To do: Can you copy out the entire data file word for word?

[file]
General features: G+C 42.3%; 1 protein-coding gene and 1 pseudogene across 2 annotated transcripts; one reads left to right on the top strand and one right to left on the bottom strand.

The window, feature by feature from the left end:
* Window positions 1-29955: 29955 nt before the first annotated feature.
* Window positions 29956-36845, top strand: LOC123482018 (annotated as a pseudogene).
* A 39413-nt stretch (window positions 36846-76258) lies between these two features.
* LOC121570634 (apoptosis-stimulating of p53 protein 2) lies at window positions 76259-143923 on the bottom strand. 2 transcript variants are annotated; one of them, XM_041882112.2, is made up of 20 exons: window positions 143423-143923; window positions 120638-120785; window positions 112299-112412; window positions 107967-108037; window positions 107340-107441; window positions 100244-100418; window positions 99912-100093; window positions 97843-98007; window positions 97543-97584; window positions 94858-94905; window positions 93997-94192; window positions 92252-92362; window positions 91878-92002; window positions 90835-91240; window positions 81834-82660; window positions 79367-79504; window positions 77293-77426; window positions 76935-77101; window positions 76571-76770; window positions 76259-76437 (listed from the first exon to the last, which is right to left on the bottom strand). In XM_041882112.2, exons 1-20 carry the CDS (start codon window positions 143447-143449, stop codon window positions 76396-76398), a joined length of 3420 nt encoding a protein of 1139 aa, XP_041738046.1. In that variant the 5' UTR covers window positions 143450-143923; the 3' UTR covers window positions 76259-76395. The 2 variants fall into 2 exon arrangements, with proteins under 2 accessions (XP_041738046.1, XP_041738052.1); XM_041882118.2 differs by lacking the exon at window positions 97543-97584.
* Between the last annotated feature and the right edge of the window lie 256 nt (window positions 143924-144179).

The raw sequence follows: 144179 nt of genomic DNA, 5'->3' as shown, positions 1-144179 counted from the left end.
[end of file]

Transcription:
General features: G+C 42.3%; 1 protein-coding gene and 1 pseudogene across 2 annotated transcripts; one reads left to right on the top strand and one right to left on the bottom strand.

The window, feature by feature from the left end:
* Window positions 1-29955: 29955 nt before the first annotated feature.
* Window positions 29956-36845, top strand: LOC123482018 (annotated as a pseudogene).
* A 39413-nt stretch (window positions 36846-76258) lies between these two features.
* LOC121570634 (apoptosis-stimulating of p53 protein 2) lies at window positions 76259-143923 on the bottom strand. 2 transcript variants are annotated; one of them, XM_041882112.2, is made up of 20 exons: window positions 143423-143923; window positions 120638-120785; window positions 112299-112412; window positions 107967-108037; window positions 107340-107441; window positions 100244-100418; window positions 99912-100093; window positions 97843-98007; window positions 97543-97584; window positions 94858-94905; window positions 93997-94192; window positions 92252-92362; window positions 91878-92002; window positions 90835-91240; window positions 81834-82660; window positions 79367-79504; window positions 77293-77426; window positions 76935-77101; window positions 76571-76770; window positions 76259-76437 (listed from the first exon to the last, which is right to left on the bottom strand). In XM_041882112.2, exons 1-20 carry the CDS (start codon window positions 143447-143449, stop codon window positions 76396-76398), a joined length of 3420 nt encoding a protein of 1139 aa, XP_041738046.1. In that variant the 5' UTR covers window positions 143450-143923; the 3' UTR covers window positions 76259-76395. The 2 variants fall into 2 exon arrangements, with proteins under 2 accessions (XP_041738046.1, XP_041738052.1); XM_041882118.2 differs by lacking the exon at window positions 97543-97584.
* Between the last annotated feature and the right edge of the window lie 256 nt (window positions 143924-144179).

The raw sequence follows: 144179 nt of genomic DNA, 5'->3' as shown, positions 1-144179 counted from the left end.